Prohibition enforcement once a deadly mission in W.Va.

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State Police officers father around a collection of confiscated stills at the old Mingo County courthouse.
State Police officers gather around a collection of confiscated stills at the old Mingo County courthouse.

Prohibition in the U.S. was in effect from 1919 until 1933. West Virginia, however, had enacted its own prohibition much earlier. In 1913, its Legislature passed the , which was implemented on July 1, 1914. Enaction of the law also created the Department of Prohibition, and State Tax Commissioner Fred O. Blue would become its first commissioner.

The law imposed drastic changes in the lives of some West Virginians. On implementation, about 900 men in the area alone would lose their jobs, and 1,200 saloons across the state would close. Many citizens with an appetite for alcohol would continue to get it wherever they could, and many who lost jobs in the legitimate booze industry would take their business underground. If they could avoid arrest, the profits were huge.

The challenge of enforcement was also huge. The State Police would not be created for another five years, so sheriffs, constables, and city police officers bore the burden of enforcement, and this proved costly.

The first local officer to pay the ultimate price was Police Chief George T. Shires. Chief Shires arrested Will Stewart and charged him with bootlegging. Stewart surrendered without resistance but then took the chief by surprise when he pulled a revolver from his overalls and shot him. After Shires had fallen, Stewart shot him two more times in the back. Stewart was arrested, convicted of murder, and sentenced to hang. He was executed on July 2, 1915, at the at .

Though alcohol was now illegal in West Virginia, it was still legal and accessible in Ohio. So it did not take long for enterprising bootleggers to begin picking up their product there for secret distribution in the Mountain State, and it did not take very long for West Virginia enforcement officers to figure out their routine.

On June 13, 1916, Kanawha County Deputy Sheriff Henry Voiers spotted a man riding onboard a coal train in Rhonda on Cabin Creek. The man was well known to be involved in smuggling booze by train from Ohio.

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As Deputy Voiers attempted to arrest him, the suspect opened fire. There was an exchange of gunfire until Voiers was mortally wounded. The shooter escaped on foot after engaging in a shootout with Chesapeake and Ohio Railroad Police.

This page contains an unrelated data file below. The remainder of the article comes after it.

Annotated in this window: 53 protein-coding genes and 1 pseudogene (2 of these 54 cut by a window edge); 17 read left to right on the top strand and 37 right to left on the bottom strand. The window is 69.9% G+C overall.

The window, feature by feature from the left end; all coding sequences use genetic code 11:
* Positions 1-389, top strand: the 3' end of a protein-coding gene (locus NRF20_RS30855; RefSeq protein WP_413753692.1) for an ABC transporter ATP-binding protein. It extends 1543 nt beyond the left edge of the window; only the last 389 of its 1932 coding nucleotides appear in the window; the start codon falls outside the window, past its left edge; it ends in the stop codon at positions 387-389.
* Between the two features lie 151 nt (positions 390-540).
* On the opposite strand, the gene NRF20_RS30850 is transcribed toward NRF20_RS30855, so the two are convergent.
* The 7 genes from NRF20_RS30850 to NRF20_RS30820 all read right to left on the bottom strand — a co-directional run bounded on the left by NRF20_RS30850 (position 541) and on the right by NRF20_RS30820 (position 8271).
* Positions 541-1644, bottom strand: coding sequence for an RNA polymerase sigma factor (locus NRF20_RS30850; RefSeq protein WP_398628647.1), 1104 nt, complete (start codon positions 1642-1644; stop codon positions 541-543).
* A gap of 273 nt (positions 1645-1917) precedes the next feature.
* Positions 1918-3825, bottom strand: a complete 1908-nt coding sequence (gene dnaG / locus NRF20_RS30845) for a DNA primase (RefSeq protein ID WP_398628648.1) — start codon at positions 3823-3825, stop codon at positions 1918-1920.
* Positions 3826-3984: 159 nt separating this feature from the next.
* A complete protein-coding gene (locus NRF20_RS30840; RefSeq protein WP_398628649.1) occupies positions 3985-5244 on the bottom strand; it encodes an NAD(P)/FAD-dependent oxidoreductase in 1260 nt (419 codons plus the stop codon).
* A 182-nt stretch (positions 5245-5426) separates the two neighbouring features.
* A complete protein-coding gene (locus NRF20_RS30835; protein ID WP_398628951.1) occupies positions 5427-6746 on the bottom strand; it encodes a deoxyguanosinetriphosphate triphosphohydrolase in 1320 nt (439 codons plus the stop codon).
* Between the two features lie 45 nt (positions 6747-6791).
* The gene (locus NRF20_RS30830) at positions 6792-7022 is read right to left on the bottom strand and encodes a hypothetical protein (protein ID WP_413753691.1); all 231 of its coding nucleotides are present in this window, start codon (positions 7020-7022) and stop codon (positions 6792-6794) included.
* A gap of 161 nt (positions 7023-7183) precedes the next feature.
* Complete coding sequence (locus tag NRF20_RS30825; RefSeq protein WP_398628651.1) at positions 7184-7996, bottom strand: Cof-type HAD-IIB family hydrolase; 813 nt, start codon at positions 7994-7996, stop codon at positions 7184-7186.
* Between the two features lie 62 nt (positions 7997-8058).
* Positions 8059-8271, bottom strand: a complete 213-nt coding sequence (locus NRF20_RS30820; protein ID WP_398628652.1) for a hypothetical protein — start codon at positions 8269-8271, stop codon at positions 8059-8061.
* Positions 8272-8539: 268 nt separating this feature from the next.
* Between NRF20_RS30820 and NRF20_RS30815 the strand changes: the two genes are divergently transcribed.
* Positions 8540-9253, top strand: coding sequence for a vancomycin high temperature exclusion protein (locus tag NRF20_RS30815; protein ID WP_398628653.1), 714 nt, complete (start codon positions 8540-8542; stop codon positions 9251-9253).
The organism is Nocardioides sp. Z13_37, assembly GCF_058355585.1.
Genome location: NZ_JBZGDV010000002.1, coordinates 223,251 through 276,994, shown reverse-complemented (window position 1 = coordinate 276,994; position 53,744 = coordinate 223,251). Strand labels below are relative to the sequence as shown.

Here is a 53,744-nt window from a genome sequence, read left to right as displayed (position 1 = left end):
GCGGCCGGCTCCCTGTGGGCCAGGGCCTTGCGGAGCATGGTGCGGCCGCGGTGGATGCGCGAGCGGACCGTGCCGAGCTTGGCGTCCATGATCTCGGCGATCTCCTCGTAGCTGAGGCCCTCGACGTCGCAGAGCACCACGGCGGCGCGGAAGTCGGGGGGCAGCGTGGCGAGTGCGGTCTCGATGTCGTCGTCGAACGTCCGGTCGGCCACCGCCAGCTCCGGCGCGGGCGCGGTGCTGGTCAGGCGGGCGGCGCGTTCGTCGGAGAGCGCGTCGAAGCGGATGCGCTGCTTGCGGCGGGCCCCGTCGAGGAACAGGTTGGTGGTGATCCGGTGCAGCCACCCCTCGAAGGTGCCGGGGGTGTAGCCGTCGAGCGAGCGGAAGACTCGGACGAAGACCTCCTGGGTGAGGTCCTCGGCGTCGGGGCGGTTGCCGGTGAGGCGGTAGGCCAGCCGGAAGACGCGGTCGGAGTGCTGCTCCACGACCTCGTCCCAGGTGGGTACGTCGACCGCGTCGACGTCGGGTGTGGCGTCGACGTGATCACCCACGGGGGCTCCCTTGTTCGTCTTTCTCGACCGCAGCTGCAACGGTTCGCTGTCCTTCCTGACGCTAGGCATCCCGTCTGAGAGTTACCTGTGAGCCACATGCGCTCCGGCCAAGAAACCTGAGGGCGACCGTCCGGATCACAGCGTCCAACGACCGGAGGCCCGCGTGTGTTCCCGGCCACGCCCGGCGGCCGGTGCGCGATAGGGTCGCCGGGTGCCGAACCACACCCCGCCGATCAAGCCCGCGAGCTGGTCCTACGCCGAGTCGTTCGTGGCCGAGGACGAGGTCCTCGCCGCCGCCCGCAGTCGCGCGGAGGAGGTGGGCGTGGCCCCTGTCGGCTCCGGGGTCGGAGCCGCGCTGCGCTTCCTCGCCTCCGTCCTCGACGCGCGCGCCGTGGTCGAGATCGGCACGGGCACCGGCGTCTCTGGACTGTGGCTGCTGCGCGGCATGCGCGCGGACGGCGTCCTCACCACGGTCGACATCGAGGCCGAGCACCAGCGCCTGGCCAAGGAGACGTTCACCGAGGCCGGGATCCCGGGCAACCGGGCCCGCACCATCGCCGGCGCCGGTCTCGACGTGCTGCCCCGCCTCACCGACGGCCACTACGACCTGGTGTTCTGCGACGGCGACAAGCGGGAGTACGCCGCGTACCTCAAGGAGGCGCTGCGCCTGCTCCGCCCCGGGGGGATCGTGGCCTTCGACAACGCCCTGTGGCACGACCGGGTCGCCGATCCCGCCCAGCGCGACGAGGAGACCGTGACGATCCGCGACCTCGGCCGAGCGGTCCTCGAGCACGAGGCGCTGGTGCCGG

On February 10, 1919, Grafton Police Chief J.E.B. Phillips arrested a man for possession of two pints of illegal liquor. When they arrived at the jail, the suspect pulled a .38 caliber revolver and fired two shots. One struck Chief Phillips, who was taken to the hospital where he died the next evening.

While local law enforcement officers were fully engaged in the dangerous work of alcohol enforcement, the Department of Prohibition had its own enforcement agency. Prohibition officers, unlike local officers, could give their full attention to the matter. They would also find this very costly.

The officers represented a threat to their livelihood on moonshiners. Many of them took it very personally.

On Monday, August 11, 1919, Prohibition Officer Will Farley and his partner raided a still, dismantled it, and carried it to Farley’s home near Hart’s Creek as evidence. Later that night, three moonshiners broke in and shot Farley as he lay in bed, killing him. Farley’s partner, who had been in another room, fired at the suspects as they fled. The moonshiners meant to make a statement.

Moonshiners made a similar statement in where Prohibition Officer William Meade and other officers had conducted several raids. On Sunday, February 12, 1922, Meade was shot and killed in an ambush. He was 48 years old and had worked for the agency for only two months.

The year 1923 would prove a costly year for those charged with enforcing alcohol laws. On February 25, Deputy Commissioner T. E. Rutheford was shot and killed while raiding a still in , and Prohibition Officer Mose Elswick was shot and killed while raiding a still in on September 23.

By now, the West Virginia State Police were fully operational and were having an impact. They would also have to do their share of enforcing the Yost Law, and, again, it would prove costly.

On October 22, 1926, state troopers were led to a still near by a 13-year-old boy. The next morning, the moonshiners spotted the troopers and opened fire. Troopers wounded two of the operators and captured the still. The wounded were taken into custody, and the troopers left.

When they returned to the still later that evening, they were ambushed. Private Lowe was struck several times and would die five days later without ever regaining consciousness.

I’m sure there were many reasons why someone would choose to become a prohibition officer during such a violent time. Some may have craved the excitement. Some may have liked the idea of a steady paycheck. Some may have believed it was a cause worth fighting for.

Gus Simmons had been a farmer when his son was given illegal liquor my moonshiners, and he decided it was time to change professions. He became a prohibition officer. His career came to an abrupt end, however, on July 11, 1927, when he and three other officers were searching for a still in Wyoming County. There they were ambushed by several members of a family. Officer Simmons was shot and killed.

Several other officers would die before Prohibition was ended in West Virginia in 1934. Then, with the stroke of a pen, the law that so many had died enforcing was no more.

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